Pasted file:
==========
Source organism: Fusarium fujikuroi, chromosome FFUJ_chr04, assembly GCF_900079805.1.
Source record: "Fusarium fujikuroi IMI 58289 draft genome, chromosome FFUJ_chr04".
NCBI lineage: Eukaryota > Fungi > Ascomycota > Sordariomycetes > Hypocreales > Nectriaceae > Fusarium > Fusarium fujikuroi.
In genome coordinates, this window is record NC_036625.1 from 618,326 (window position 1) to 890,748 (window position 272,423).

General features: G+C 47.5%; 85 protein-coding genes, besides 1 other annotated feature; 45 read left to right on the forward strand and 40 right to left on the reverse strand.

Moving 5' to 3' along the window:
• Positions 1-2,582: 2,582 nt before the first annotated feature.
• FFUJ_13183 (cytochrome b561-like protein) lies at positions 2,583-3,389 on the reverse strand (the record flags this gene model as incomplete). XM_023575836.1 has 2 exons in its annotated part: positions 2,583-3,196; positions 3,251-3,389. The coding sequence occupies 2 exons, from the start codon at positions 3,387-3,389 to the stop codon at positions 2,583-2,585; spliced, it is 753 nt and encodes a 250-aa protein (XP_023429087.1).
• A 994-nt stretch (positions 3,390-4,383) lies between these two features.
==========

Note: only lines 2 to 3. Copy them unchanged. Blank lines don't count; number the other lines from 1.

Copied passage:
Source record: "Fusarium fujikuroi IMI 58289 draft genome, chromosome FFUJ_chr04".
NCBI lineage: Eukaryota > Fungi > Ascomycota > Sordariomycetes > Hypocreales > Nectriaceae > Fusarium > Fusarium fujikuroi.